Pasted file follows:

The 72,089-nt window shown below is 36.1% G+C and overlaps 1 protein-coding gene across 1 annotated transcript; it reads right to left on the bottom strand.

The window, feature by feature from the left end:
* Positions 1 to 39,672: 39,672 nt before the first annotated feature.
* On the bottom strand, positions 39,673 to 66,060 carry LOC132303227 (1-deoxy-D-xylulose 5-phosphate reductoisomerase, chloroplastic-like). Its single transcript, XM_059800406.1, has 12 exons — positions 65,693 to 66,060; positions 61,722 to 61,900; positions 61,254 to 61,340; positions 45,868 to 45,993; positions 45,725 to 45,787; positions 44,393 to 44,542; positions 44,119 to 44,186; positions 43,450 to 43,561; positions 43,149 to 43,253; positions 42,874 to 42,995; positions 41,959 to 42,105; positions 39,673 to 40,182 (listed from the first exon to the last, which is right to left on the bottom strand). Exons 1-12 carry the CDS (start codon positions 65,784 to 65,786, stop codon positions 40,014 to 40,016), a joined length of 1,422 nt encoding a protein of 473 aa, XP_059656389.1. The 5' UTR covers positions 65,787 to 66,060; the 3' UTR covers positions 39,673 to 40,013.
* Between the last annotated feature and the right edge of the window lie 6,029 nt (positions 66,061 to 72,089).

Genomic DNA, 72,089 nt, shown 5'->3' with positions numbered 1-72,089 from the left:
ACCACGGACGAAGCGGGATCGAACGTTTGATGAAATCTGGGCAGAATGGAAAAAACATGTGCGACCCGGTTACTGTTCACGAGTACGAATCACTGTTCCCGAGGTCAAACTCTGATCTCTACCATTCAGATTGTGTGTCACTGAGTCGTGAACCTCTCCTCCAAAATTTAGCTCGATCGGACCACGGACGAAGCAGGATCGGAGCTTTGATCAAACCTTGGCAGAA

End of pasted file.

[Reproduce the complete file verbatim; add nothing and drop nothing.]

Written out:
The 72,089-nt window shown below is 36.1% G+C and overlaps 1 protein-coding gene across 1 annotated transcript; it reads right to left on the bottom strand.

The window, feature by feature from the left end:
* Positions 1 to 39,672: 39,672 nt before the first annotated feature.
* On the bottom strand, positions 39,673 to 66,060 carry LOC132303227 (1-deoxy-D-xylulose 5-phosphate reductoisomerase, chloroplastic-like). Its single transcript, XM_059800406.1, has 12 exons — positions 65,693 to 66,060; positions 61,722 to 61,900; positions 61,254 to 61,340; positions 45,868 to 45,993; positions 45,725 to 45,787; positions 44,393 to 44,542; positions 44,119 to 44,186; positions 43,450 to 43,561; positions 43,149 to 43,253; positions 42,874 to 42,995; positions 41,959 to 42,105; positions 39,673 to 40,182 (listed from the first exon to the last, which is right to left on the bottom strand). Exons 1-12 carry the CDS (start codon positions 65,784 to 65,786, stop codon positions 40,014 to 40,016), a joined length of 1,422 nt encoding a protein of 473 aa, XP_059656389.1. The 5' UTR covers positions 65,787 to 66,060; the 3' UTR covers positions 39,673 to 40,013.
* Between the last annotated feature and the right edge of the window lie 6,029 nt (positions 66,061 to 72,089).

Genomic DNA, 72,089 nt, shown 5'->3' with positions numbered 1-72,089 from the left:
ACCACGGACGAAGCGGGATCGAACGTTTGATGAAATCTGGGCAGAATGGAAAAAACATGTGCGACCCGGTTACTGTTCACGAGTACGAATCACTGTTCCCGAGGTCAAACTCTGATCTCTACCATTCAGATTGTGTGTCACTGAGTCGTGAACCTCTCCTCCAAAATTTAGCTCGATCGGACCACGGACGAAGCAGGATCGGAGCTTTGATCAAACCTTGGCAGAA